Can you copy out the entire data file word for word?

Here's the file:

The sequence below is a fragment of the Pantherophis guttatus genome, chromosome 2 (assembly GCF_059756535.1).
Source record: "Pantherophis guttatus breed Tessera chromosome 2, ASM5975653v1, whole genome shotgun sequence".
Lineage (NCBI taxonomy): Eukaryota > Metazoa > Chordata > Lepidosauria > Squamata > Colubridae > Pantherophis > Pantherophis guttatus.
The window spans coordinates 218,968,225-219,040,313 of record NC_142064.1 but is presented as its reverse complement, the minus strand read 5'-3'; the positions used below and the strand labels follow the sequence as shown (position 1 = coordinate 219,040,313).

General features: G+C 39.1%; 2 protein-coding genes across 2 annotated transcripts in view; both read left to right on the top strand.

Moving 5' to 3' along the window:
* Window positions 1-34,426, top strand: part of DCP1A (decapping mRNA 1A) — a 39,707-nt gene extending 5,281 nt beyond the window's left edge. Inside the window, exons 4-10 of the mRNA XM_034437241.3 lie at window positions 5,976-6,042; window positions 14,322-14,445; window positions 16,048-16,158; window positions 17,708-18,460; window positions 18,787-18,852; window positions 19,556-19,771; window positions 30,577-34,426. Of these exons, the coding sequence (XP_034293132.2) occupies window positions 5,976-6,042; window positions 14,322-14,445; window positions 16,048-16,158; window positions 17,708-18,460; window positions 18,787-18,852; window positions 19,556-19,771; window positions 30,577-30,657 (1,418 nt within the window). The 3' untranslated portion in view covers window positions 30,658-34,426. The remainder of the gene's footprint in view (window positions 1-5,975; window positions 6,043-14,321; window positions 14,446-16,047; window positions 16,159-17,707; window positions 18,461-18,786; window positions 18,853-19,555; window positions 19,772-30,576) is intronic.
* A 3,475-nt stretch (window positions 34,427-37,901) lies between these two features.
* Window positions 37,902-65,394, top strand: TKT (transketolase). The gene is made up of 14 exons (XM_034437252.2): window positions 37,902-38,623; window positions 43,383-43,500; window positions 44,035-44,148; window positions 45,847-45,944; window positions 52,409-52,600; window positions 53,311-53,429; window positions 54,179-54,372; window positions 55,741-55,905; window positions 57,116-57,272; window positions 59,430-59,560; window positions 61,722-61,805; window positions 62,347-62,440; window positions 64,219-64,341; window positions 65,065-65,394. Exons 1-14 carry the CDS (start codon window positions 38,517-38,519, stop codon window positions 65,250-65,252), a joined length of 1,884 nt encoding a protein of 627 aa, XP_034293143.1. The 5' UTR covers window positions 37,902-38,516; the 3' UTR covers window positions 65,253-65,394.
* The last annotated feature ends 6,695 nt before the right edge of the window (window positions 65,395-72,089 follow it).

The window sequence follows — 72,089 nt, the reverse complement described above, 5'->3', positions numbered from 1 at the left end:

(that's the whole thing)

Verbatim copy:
The sequence below is a fragment of the Pantherophis guttatus genome, chromosome 2 (assembly GCF_059756535.1).
Source record: "Pantherophis guttatus breed Tessera chromosome 2, ASM5975653v1, whole genome shotgun sequence".
Lineage (NCBI taxonomy): Eukaryota > Metazoa > Chordata > Lepidosauria > Squamata > Colubridae > Pantherophis > Pantherophis guttatus.
The window spans coordinates 218,968,225-219,040,313 of record NC_142064.1 but is presented as its reverse complement, the minus strand read 5'-3'; the positions used below and the strand labels follow the sequence as shown (position 1 = coordinate 219,040,313).

General features: G+C 39.1%; 2 protein-coding genes across 2 annotated transcripts in view; both read left to right on the top strand.

Moving 5' to 3' along the window:
* Window positions 1-34,426, top strand: part of DCP1A (decapping mRNA 1A) — a 39,707-nt gene extending 5,281 nt beyond the window's left edge. Inside the window, exons 4-10 of the mRNA XM_034437241.3 lie at window positions 5,976-6,042; window positions 14,322-14,445; window positions 16,048-16,158; window positions 17,708-18,460; window positions 18,787-18,852; window positions 19,556-19,771; window positions 30,577-34,426. Of these exons, the coding sequence (XP_034293132.2) occupies window positions 5,976-6,042; window positions 14,322-14,445; window positions 16,048-16,158; window positions 17,708-18,460; window positions 18,787-18,852; window positions 19,556-19,771; window positions 30,577-30,657 (1,418 nt within the window). The 3' untranslated portion in view covers window positions 30,658-34,426. The remainder of the gene's footprint in view (window positions 1-5,975; window positions 6,043-14,321; window positions 14,446-16,047; window positions 16,159-17,707; window positions 18,461-18,786; window positions 18,853-19,555; window positions 19,772-30,576) is intronic.
* A 3,475-nt stretch (window positions 34,427-37,901) lies between these two features.
* Window positions 37,902-65,394, top strand: TKT (transketolase). The gene is made up of 14 exons (XM_034437252.2): window positions 37,902-38,623; window positions 43,383-43,500; window positions 44,035-44,148; window positions 45,847-45,944; window positions 52,409-52,600; window positions 53,311-53,429; window positions 54,179-54,372; window positions 55,741-55,905; window positions 57,116-57,272; window positions 59,430-59,560; window positions 61,722-61,805; window positions 62,347-62,440; window positions 64,219-64,341; window positions 65,065-65,394. Exons 1-14 carry the CDS (start codon window positions 38,517-38,519, stop codon window positions 65,250-65,252), a joined length of 1,884 nt encoding a protein of 627 aa, XP_034293143.1. The 5' UTR covers window positions 37,902-38,516; the 3' UTR covers window positions 65,253-65,394.
* The last annotated feature ends 6,695 nt before the right edge of the window (window positions 65,395-72,089 follow it).

The window sequence follows — 72,089 nt, the reverse complement described above, 5'->3', positions numbered from 1 at the left end: